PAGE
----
Unless it places you at significant risk of injury, the law in North Carolina states that you must stop your car at the scene of the crash and stay there until the law enforcement officer completes their investigation.
If you leave the scene of an accident that causes property damage, you will likely be charged with misdemeanor hit and run. If there is an injury at the scene, the criminal charges are more severe and can include felony hit and run.
Let’s look at what scenarios are possible with a hit and run that could cause jail time.
When It is Okay to Leave
There are only 2 reasons that are deemed okay for you to leave the scene of a hit and run.
These reasons include:
- If you need to remove yourself from the risk of significant injury
- When you need to call for medical assistance
If you leave for one of the above reasons, you must return in a reasonable period of time unless a law enforcement officer instructs you to go.
When There is No Injury
This type of hit and run can happen if you accidentally bump into a parked car with your car. If you can’t locate the driver in this case, it is okay to leave your name, number, driver’s license number, license plate number, and address on a piece of paper under their windshield wiper. However, if someone is in the car that you hit and you don’t stop, you could face trouble with the law.
Anytime someone is in a vehicle you hit, even if you barely tap the vehicle, they can go to a doctor or chiropractor and claim bodily injury. If you left the scene of an accident with bodily injury, you could face a felony hit and run charge.
Even if you are only charged with a misdemeanor, a hit and run is punishable by up to 120 days in jail and criminal fines. With bodily injury, if you willfully leave the scene without a law enforcement officer’s permission, you could face a Class F felony hit and run.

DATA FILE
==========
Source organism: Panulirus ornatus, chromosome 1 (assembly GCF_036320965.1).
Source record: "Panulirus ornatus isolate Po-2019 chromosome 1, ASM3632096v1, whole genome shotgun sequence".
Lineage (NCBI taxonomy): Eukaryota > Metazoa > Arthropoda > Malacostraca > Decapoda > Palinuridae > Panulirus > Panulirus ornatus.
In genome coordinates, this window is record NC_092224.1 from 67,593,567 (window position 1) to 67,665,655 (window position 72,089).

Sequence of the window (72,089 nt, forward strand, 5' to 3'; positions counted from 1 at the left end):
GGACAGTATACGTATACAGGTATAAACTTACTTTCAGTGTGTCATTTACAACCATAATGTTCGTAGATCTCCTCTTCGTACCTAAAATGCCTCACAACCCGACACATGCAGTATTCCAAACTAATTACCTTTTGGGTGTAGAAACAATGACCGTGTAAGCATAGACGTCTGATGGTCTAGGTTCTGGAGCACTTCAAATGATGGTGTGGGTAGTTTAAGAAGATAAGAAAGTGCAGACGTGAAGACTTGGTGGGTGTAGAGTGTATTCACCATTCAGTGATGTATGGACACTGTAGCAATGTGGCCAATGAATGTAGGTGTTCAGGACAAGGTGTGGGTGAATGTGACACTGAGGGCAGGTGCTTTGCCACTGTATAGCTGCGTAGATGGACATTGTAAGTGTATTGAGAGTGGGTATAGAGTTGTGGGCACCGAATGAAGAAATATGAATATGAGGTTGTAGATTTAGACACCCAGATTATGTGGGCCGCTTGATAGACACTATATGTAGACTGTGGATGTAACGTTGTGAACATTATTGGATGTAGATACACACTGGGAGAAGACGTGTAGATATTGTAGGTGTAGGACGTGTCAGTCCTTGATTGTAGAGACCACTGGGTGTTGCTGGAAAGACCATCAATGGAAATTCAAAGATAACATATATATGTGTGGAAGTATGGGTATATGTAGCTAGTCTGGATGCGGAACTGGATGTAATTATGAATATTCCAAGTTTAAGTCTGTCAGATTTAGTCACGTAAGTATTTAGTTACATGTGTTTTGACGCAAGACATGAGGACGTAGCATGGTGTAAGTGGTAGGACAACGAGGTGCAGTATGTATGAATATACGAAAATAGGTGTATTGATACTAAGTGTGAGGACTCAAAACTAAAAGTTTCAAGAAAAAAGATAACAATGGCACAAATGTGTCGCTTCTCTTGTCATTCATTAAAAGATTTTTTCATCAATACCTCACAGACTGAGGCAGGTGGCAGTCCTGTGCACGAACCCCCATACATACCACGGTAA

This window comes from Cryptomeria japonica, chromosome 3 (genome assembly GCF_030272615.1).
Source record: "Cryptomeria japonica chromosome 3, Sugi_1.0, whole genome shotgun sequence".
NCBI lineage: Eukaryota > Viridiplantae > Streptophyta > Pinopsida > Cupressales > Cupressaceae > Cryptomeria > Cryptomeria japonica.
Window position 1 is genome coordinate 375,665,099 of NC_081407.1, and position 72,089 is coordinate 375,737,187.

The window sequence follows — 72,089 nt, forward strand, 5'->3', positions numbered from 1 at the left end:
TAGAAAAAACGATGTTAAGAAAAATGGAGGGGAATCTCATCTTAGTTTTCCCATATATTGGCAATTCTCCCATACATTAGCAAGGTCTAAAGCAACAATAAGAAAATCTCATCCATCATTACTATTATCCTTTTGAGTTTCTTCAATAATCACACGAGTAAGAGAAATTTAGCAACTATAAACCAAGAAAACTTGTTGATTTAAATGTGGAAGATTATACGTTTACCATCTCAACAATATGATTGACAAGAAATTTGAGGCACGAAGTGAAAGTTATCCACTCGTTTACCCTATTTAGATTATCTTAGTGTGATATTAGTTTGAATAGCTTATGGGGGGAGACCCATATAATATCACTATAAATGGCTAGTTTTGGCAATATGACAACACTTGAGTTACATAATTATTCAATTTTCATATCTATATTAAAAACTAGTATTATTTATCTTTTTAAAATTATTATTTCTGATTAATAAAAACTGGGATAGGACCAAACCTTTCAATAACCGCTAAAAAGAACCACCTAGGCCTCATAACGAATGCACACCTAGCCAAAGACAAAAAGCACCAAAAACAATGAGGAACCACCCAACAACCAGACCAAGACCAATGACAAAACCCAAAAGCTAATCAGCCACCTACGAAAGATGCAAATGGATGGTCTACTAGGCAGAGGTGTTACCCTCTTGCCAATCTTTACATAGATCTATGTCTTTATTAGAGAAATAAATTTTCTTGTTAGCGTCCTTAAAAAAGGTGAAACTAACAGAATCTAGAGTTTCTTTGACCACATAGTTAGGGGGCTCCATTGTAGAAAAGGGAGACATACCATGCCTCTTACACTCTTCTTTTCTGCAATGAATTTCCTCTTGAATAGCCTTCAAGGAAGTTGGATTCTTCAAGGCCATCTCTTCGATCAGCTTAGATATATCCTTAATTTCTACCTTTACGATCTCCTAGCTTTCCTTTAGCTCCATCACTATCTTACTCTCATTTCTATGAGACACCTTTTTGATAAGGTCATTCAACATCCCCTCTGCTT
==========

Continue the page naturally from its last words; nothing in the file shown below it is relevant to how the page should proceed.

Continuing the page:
If the Property is Not a Car
If you hit a guardrail, utility pole, or other fixed object owned by the Department of Transportation, a public utility, or other public service corporation, you can send the required information about yourself by certified mail with a return receipt to the NCDMV within 5 days. Not sending your details to the NCDMV can result in a Class 1 misdemeanor charge. You can also contact a law enforcement officer if that is easier.
You Can Lose Your License
If you don’t go to jail, the NCDMV can revoke your license for up to 2 years if you are convicted with a hit and run. Jail time is bad, but losing your license can also be difficult. If it is your first conviction of a hit and run offense, a judge may allow you limited driving privileges, but you must make an application for this privilege as it is not automatic.
With a class 1 misdemeanor, you can face from 1 to 120 days in jail. This depends on how the judge rules in your case. It also depends on your prior criminal record. With no prior convictions, your longest sentence is likely to be 45 days. The length of the sentence goes up with your number of prior convictions.
If your hit and run involves bodily injury and you are convicted of a Class F felony, you could expect to spend from 10 to 41 months in prison. This again depends on your judge and whether you have a prior criminal record. Repeat offenders serve more time.
Generally, accidents and tickets stay on your driving record for three years before falling off. A hit-and-run charge will generally stay on your driving record for 10 years.
You will also accumulate SDIP points on your driver’s license that will cause your insurance rates to go up. A Hit-and-run that results in bodily injury or death can cost you 12 points which equals a 340% increase in your insurance payments. If you were paying $100 per month before, you would now pay $340 per month.
However, if no one was injured in the accident, it is possible to apply for an expungement of a criminal misdemeanor only 5 years after your sentence is completed so that you no longer have a criminal record.
Best Possible Outcome
With a well-thought-out defense, you are less likely to spend time in jail. Contacting an experienced criminal defense attorney is the best way to have your charges dismissed before they turn into a conviction. Once you are in the criminal system and have a record, life is harder. Getting a job, finding employment, or getting an apartment can all be problematic.
Your best defense against criminal traffic charges is a good offense. Don’t let one mistake ruin your life. Contact Hopler, Wilms, and Hanna today to get started making a defense plan against your charges. Our experienced and knowledgeable attorneys know how to work with the criminal justice system to fight for your rights. We are on your side and will fight for you.